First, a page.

Windshield wipers more accurate than weather radar for monitoring rainfall: Page 2 of 3

February 05, 2019 //By Stephen Mraz
Windshield wipers more accurate than weather radar for monitoring rainfall
Engineers at the University of Michigan have added some serious tech to automotive windshield wipers, building a mobile network more accurate than weather radar at tracking and monitoring local rainfalls.

“Radar has a spatial resolution of a quarter of a mile and a temporal resolution of 15 minutes,” says Ram Vasudevan, another UM engineering professor. “In contrast, wipers have spatial resolutions of a few feet and temporal resolutions of a few seconds, which can make a huge difference in predicting flash flooding.”

Earlier this year, the European Academy of Sciences reported the number of floods and extreme rainfall events increased by more than 50% this decade and happen four times more often than they did in 1980.

“Because of the sparseness of radar and rain gauge data, we don’t have enough information about where or when it is raining,” Vasudevan explains. “If you have fine-grain predictions of where there is flooding, you can efficiently and effectively control water networks to prevent all sorts of dangerous chemicals from contaminating our water supply due to runoff.”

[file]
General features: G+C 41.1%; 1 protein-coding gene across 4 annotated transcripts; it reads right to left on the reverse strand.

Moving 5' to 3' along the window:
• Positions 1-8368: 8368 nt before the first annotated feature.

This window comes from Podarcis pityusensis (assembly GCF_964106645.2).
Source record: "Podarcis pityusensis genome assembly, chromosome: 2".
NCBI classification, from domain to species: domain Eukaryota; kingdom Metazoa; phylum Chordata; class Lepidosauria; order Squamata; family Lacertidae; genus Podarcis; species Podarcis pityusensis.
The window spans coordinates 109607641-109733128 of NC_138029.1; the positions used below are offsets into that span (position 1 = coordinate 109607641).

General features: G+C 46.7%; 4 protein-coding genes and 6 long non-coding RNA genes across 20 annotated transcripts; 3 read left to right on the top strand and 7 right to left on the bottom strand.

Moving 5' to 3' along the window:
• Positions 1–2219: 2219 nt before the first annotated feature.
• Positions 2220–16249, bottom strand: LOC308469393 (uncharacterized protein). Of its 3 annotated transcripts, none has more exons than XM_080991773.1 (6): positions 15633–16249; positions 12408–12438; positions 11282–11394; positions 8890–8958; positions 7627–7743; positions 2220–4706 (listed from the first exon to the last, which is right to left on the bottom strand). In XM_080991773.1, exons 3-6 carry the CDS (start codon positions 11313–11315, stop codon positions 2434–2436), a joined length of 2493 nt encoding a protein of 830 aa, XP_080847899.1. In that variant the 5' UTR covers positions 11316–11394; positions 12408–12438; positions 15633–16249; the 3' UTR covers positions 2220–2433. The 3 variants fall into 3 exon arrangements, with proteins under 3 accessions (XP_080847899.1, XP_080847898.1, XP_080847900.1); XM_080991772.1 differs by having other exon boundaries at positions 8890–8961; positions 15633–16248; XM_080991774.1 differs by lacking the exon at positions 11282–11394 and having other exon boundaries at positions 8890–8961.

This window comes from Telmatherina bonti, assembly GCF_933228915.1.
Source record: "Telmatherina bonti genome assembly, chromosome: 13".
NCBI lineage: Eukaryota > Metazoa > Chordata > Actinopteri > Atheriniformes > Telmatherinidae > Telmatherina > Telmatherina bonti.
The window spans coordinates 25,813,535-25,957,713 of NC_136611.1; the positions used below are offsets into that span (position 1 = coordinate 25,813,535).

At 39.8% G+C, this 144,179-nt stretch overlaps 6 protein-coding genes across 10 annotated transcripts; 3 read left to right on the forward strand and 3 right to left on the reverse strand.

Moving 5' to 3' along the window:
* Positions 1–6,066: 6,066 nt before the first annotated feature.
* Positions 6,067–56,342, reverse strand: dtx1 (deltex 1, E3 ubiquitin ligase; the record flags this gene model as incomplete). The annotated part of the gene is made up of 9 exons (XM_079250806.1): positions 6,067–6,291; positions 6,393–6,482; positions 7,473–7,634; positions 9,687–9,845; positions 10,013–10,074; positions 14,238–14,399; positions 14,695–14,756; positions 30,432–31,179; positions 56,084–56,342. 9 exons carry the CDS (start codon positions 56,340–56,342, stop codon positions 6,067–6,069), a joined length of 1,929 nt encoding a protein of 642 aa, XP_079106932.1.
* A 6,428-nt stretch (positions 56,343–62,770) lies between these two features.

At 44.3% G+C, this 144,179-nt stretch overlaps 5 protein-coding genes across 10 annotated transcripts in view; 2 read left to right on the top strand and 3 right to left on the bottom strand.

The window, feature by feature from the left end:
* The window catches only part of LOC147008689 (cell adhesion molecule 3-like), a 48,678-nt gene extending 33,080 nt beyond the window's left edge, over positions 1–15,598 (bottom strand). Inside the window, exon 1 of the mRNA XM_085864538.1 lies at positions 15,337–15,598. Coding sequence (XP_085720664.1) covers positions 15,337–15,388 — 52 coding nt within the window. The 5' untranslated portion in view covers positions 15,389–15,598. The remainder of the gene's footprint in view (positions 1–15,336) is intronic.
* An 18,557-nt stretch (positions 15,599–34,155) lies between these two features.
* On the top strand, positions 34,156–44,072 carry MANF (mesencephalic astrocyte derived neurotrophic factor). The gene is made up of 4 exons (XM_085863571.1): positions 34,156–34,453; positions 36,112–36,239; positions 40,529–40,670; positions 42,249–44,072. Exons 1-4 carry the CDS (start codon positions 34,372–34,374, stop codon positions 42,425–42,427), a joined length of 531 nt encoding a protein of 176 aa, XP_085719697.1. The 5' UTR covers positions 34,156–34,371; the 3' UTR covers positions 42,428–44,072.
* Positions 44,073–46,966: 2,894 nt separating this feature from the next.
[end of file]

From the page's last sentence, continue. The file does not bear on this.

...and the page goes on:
Analysis of a single vehicle trip occurring 21:46 to 22:26 on Aug. 11, 2014. The top two panels show video footage during the trip’s rainy (left) and dry (right) segments. The bottom left panel maps the vehicle’s trip, with wiper intensity indicated by color. A radar overlay shows average rainfall intensity over the 40-minute period. Blue circles represent the gauges nearest to the vehicle path. The two bottom right panels show precipitation intensity as estimated by radar and gage measurements (center), and the 1 min. average wiper intensity (bottom). (Courtesy: Scientific Reports)

Creating a blanket of sensors across a city for street-level data on rain events would be costly. But using connected vehicles taps a resource that can be easily put in place now and will only grow larger in the future as more cars are added into the IoT.


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